Game changers – Felwine Sarr, Touria El Glaoui, Acha Leke… Idea shaker-uppers

In depth
This article is part of the dossier: Game Changers

By Christophe Le Bec, Nicolas Michel and Pauline Le Troquier
Posted on Thursday, 23 December 2021 15:49, updated on Monday, 27 December 2021 00:44

Publishing, contemporary art, education... From Senegal to Cameroon via Morocco, portraits of the Africans helping the continent’s artistic and intellectual achievements shine on the world stage.

This is part 4 of an 8-part series

Publishing in bright lights

Felwine Sarr. © Stéphanie Scholz/Colagène

The spotlight was on the author, but not the publisher. Jimsaan has become the first foreign publisher to have published a Goncourt-winning novel: the one awarded on November 3 to Mohamed Mbougar Sarr for La Plus Secrète Mémoire des hommes, a work published between two continents by French publishing house Philippe Rey and the Senegalese publisher Jimsaan.

It was in 2013 that intellectuals Boubacar Boris Diop, Nafissatou Dia and Felwine Sarr founded Jimsaan. A “small” independent publishing house that is “very demanding on the text”. “We don’t publish much. Some people even reproach us for it,” says Felwine Sarr. To launch their business, they chose Saint-Louis, in Senegal, before moving to Dakar. As if more than mere coincidence, Saint-Louis was also where Mbougar began his adventures, with studies at the prestigious military academy in the city.

The partners, all who were writers before becoming publishers, had launched a risky “venture”, says Felwine Sarr: to encourage African authors to be published in Africa by an African publishing house. Felwine Sarr shot to fame in 2009 when his first text, Dahij, was picked up by the publishing giant Gallimard. “Sometimes, when you get published abroad, there is a negotiation issue between what you want to write and what is perceived as acceptable by an African author. We felt that we could remedy this in part by creating this project ourselves,” says Felwine Sarr.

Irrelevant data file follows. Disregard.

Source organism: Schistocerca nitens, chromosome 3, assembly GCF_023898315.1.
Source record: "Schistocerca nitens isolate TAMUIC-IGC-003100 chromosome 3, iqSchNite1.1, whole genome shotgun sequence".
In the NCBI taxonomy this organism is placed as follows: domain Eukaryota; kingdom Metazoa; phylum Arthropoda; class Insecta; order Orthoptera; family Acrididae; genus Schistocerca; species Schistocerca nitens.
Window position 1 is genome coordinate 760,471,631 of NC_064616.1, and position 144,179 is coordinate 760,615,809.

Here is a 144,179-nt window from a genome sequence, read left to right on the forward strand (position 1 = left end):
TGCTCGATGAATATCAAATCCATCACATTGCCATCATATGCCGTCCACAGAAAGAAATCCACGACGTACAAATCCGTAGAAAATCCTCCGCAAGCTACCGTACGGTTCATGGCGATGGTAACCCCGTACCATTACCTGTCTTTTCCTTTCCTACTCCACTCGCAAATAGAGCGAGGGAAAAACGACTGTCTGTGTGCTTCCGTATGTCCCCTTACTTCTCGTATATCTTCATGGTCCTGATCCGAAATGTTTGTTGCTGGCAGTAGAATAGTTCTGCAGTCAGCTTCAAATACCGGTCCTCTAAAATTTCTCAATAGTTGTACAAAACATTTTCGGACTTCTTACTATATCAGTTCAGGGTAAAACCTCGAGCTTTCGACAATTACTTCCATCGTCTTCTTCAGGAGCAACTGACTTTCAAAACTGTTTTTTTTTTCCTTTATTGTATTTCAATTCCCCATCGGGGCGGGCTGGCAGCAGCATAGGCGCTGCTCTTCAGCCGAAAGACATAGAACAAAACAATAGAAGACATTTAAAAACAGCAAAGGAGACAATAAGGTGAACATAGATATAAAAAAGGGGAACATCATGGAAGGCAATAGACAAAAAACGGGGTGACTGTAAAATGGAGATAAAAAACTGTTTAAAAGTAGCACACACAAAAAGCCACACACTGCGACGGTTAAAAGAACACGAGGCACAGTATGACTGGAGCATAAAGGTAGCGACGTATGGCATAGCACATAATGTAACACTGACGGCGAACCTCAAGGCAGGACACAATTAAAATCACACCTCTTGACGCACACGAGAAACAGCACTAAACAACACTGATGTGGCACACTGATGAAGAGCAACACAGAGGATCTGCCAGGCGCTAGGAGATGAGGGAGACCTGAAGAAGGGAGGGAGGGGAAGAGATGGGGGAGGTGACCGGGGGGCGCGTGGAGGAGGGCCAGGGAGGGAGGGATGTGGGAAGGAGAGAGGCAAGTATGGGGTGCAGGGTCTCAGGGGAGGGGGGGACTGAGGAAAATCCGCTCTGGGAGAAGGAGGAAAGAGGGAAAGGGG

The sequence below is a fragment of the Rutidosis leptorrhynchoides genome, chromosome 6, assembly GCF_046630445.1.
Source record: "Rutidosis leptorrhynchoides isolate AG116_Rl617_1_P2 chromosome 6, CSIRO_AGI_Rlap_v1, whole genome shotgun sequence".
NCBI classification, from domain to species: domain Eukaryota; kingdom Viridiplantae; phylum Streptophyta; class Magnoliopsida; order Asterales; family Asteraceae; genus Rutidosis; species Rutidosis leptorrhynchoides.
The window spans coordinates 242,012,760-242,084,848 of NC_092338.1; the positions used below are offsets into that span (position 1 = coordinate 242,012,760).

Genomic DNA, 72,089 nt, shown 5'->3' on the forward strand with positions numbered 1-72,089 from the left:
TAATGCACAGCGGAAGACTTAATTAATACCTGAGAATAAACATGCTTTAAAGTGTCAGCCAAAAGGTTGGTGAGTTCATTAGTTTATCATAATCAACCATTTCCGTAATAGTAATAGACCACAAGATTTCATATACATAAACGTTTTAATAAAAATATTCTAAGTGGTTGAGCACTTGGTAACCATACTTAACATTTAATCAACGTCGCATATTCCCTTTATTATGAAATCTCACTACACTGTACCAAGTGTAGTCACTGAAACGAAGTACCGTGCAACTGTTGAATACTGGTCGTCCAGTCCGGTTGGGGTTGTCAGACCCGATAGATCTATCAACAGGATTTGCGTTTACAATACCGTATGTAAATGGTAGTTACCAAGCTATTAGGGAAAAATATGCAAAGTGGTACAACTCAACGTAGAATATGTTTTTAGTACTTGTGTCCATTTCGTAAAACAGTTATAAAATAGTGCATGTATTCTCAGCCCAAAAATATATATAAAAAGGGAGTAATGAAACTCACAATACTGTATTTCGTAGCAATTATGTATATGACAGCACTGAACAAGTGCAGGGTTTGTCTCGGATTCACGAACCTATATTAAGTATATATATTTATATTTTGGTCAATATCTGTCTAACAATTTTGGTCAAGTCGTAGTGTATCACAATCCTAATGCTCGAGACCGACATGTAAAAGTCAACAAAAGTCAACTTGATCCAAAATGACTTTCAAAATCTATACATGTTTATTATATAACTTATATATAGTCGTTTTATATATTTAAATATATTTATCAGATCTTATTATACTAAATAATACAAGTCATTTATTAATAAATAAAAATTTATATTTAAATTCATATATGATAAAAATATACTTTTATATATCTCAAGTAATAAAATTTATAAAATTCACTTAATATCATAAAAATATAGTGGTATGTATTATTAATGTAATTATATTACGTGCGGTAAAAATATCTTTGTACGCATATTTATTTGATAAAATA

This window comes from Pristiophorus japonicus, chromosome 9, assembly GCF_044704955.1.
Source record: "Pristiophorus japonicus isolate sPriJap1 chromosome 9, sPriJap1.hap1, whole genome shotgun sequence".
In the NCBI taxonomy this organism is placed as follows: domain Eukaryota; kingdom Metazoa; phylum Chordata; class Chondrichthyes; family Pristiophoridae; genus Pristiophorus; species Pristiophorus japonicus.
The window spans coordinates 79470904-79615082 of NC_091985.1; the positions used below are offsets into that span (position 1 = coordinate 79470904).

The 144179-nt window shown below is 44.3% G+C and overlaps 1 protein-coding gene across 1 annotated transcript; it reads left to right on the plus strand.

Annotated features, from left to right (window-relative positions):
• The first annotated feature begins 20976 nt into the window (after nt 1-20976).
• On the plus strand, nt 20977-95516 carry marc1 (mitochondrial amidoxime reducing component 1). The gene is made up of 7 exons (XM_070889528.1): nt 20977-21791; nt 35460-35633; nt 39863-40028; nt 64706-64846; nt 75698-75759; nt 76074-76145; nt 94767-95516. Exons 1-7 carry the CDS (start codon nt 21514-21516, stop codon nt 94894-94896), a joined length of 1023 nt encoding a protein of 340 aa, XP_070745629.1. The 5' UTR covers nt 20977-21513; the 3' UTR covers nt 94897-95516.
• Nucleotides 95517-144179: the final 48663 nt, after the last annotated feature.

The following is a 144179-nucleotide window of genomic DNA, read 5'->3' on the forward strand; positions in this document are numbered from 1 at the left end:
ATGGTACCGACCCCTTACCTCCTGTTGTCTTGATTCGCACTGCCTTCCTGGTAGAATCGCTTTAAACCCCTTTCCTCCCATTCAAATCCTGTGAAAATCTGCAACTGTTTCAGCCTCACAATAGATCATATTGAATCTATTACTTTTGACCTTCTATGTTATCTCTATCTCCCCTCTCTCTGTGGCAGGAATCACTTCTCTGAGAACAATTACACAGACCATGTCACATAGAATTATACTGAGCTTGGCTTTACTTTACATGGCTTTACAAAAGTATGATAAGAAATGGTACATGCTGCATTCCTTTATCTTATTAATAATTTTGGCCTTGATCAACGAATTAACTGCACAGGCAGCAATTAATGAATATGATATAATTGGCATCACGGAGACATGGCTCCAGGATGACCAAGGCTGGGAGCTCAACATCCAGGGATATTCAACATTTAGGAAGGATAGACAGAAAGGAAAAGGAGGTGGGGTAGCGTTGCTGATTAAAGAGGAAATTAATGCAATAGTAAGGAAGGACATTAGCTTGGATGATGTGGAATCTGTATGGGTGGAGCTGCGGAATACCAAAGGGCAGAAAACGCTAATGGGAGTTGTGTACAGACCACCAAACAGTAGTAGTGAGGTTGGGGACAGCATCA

Through his growing success, Felwine Sarr – now head of Jimsaan, alongside Nafissatou Dia – also worked with Philippe Rey, his own publisher, who became a friend and “partner in literary adventures”. Together, they co-edited their first text in 2014, Comment philosopher en Islam?, by Souleymane Bachir Diagne.

As Mbougar Sarr advanced with the writing of his latest novel, the co-editors, from a distance, began reading and editing. At first, the remarks were objective, then formulated according to the subjectivity of each reader. “We can’t put this in, we’ll cut this out,” Felwine Sarr says he suggested this several times. On the financial side, for both production costs and revenues, the co-publishing contract provided for an equal share for the two publishers. It is “50-50”, says Philippe Rey, “a true co-publishing arrangement, where everything is shared.”

He [Mohamed Mbougar Sarr] has gone beyond this face-off between Africa and the West. He places himself elsewhere, in this third continent that is literature.

In practice, manufacturing and distribution was largely managed by the French publisher. Jimsaan was able to rely on Philippe Rey’s “well-established” network of bookstores. “When the text is released, it will be found in Dakar, Nouakchott, Bamako, but also in Lille and Bordeaux,” says Felwine Sarr. The co-publishers are now exploring the possibility of printing directly in Dakar, where copies, sold at 40% to 50% less than in France, are still in bookstores. Finally, each house has supported the book’s promotional efforts, both in Africa and France.

The “small” Jimsaan publishing house and the independent publisher Phillipe Rey have accomplished something great together. Their 31-year-old author became the first Sub-Saharan to receive the Goncourt Prize. “He [Mohamed Mbougar Sarr] has gone beyond this face-off between Africa and the West. He places himself elsewhere, in this third continent that is literature,” says Philippe Rey.

Pauline Le Troquier

The Brains Trust

Acha Leke. © Stéphanie Scholz/Colagène

Ghanaian Fred Swaniker and Cameroonian Acha Leke, who met on the benches of the prestigious Californian University of Stanford, can boast of having developed an innovative, pan-African and entrepreneurial approach to higher education, on a continent where no university appears in the main world rankings, except a handful of South African institutions.